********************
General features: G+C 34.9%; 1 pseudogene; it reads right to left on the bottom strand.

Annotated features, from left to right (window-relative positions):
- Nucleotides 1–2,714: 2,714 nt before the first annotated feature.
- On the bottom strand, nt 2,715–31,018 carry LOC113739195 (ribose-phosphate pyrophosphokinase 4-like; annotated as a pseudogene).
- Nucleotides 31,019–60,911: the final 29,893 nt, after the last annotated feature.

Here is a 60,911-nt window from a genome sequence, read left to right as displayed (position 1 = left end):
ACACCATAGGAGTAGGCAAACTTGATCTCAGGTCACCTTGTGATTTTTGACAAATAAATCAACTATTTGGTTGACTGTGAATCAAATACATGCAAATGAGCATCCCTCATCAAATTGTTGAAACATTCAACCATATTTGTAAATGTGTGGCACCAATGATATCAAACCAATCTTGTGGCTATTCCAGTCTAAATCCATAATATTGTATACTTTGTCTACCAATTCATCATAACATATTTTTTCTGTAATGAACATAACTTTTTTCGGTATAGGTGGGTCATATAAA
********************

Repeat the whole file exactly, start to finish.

General features: G+C 34.9%; 1 pseudogene; it reads right to left on the bottom strand.

Annotated features, from left to right (window-relative positions):
- Nucleotides 1–2,714: 2,714 nt before the first annotated feature.
- On the bottom strand, nt 2,715–31,018 carry LOC113739195 (ribose-phosphate pyrophosphokinase 4-like; annotated as a pseudogene).
- Nucleotides 31,019–60,911: the final 29,893 nt, after the last annotated feature.

Here is a 60,911-nt window from a genome sequence, read left to right as displayed (position 1 = left end):
ACACCATAGGAGTAGGCAAACTTGATCTCAGGTCACCTTGTGATTTTTGACAAATAAATCAACTATTTGGTTGACTGTGAATCAAATACATGCAAATGAGCATCCCTCATCAAATTGTTGAAACATTCAACCATATTTGTAAATGTGTGGCACCAATGATATCAAACCAATCTTGTGGCTATTCCAGTCTAAATCCATAATATTGTATACTTTGTCTACCAATTCATCATAACATATTTTTTCTGTAATGAACATAACTTTTTTCGGTATAGGTGGGTCATATAAA